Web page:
Nepal made short work of Hong Kong (in the finals) and Malaysia (in the semi-finals) to win the ACC U-19 Eastern Region Tournament in Kuala Lumpur earlier this week and land the last coveted place in the ACC U-19 Asia Cup to be held in Sri Lanka in August/September.
Nepal looked untroubled throughout the tournament. Their spinners dominated every side they came up against, taking 29 wickets in four games. Sagar Dhakal snared 15 of those wickets and for it was named Player of the Tournament. Batting first against Singapore, Rit Gautam hit the tournament’s only ton also guiding Nepal to the tournament’s sole 300+ score.
Runners-up Hong Kong had a successful tournament after a poor ICC U-19 World Cup Qualifiers campaign where they could not make it out of Division 2.
They showed great composure in a three run victory against Malaysia and then demonstrated all-round superiority in a 51 run (D/L) win over Singapore in the semi-finals. In Nasrulla Rana, they appear to have an opener who can hit big from the get go. He may be the darkest of dark-horse selections for the ICC T20 World Cup Qualifier later this year. Captain Adit Gorawara also looks a steady middle order batsman.
What of the rest?
Singapore is always a competitive side, but had limited little opportunity to prove it in this tournament. They played two very different opponents in the group stages and found themselves somewhere in the middle. A truncated semi-final meant an abrupt and likely underwhelming end to the first U-19 tournament for a lot of their squad.
Malaysia’s tournament was anything but underwhelming. They found themselves on opposite ends of two close finishes against Thailand and Hong Kong, and ultimately succumbed meekly to Nepal in their semi-final. Three calamitous batting collapses in four matches is a thing of worry, but it also brought out a fighting spirit that ultimately produced some superlative performances under pressure. Muhammad Amir who batted at three and opened the bowling with his left-arm orthodox spinners looks to be a versatile player who can develop into a solid all-rounder. Vijay Unni also deserves credit for his all-round abilities and captaincy under pressure.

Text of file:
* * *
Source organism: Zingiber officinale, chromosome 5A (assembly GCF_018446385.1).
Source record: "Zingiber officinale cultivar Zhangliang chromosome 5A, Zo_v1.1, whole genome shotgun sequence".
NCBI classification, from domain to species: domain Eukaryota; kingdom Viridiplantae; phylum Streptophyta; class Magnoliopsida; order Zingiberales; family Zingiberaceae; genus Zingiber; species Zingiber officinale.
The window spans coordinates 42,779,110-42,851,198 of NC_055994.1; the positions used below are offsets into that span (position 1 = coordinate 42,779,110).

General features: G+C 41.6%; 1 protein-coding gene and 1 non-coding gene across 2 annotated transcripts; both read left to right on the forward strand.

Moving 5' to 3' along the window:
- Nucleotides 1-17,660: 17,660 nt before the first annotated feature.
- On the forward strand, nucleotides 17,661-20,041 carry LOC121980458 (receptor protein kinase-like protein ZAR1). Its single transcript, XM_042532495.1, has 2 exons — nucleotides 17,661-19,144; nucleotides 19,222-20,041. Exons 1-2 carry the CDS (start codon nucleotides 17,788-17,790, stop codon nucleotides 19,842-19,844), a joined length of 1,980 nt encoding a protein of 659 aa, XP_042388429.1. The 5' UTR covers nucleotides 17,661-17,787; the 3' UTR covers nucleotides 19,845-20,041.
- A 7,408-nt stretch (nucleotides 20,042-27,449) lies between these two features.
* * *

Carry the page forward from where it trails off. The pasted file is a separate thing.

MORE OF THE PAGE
Both Thailand and Bhutan exceeded expectations in this tournament, although neither upset the apple cart. Thailand was more than capable with the ball and excellent in the field, but their inexperience against top-quality bowling under pressure showed against Malaysia and Hong Kong. Bhutan’s resolute batting performance with the bat against Hong Kong was also commendable for a side without access to turf wickets.
For China, another tough tournament that raises more questions than answers about the pace and development strategy being employed across the country and the government’s desire to grow the sport translating into results on the field. More to be analysed and understood in this area no doubt.
One point to make note of is the fact that the group structure, coupled with the absence of play-off matches, and Myanmar’s last minute withdrawal meant the maximum number of matches played was five, and that teams like China left Malaysia with not much more than a day’s worth of cricket under their belt. Indeed Singapore filled the rest day they gained from Myanmar’s withdrawal with a 30 over practice match against Bukit Jalil Sports School.
One thought is perhaps to introduce play-off matches, or league-style tournaments, especially if there are fewer than eight competing teams.